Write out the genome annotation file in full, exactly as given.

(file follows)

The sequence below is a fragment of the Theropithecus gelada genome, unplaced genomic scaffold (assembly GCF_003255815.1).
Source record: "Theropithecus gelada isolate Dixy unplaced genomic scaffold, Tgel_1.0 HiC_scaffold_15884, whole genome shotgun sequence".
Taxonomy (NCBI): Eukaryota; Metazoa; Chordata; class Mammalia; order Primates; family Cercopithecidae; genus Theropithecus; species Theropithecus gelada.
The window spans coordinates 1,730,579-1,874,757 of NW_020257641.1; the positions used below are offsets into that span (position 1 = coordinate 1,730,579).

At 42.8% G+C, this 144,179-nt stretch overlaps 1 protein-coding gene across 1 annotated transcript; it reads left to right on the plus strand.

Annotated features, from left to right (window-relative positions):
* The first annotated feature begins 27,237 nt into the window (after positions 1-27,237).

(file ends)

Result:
The sequence below is a fragment of the Theropithecus gelada genome, unplaced genomic scaffold (assembly GCF_003255815.1).
Source record: "Theropithecus gelada isolate Dixy unplaced genomic scaffold, Tgel_1.0 HiC_scaffold_15884, whole genome shotgun sequence".
Taxonomy (NCBI): Eukaryota; Metazoa; Chordata; class Mammalia; order Primates; family Cercopithecidae; genus Theropithecus; species Theropithecus gelada.
The window spans coordinates 1,730,579-1,874,757 of NW_020257641.1; the positions used below are offsets into that span (position 1 = coordinate 1,730,579).

At 42.8% G+C, this 144,179-nt stretch overlaps 1 protein-coding gene across 1 annotated transcript; it reads left to right on the plus strand.

Annotated features, from left to right (window-relative positions):
* The first annotated feature begins 27,237 nt into the window (after positions 1-27,237).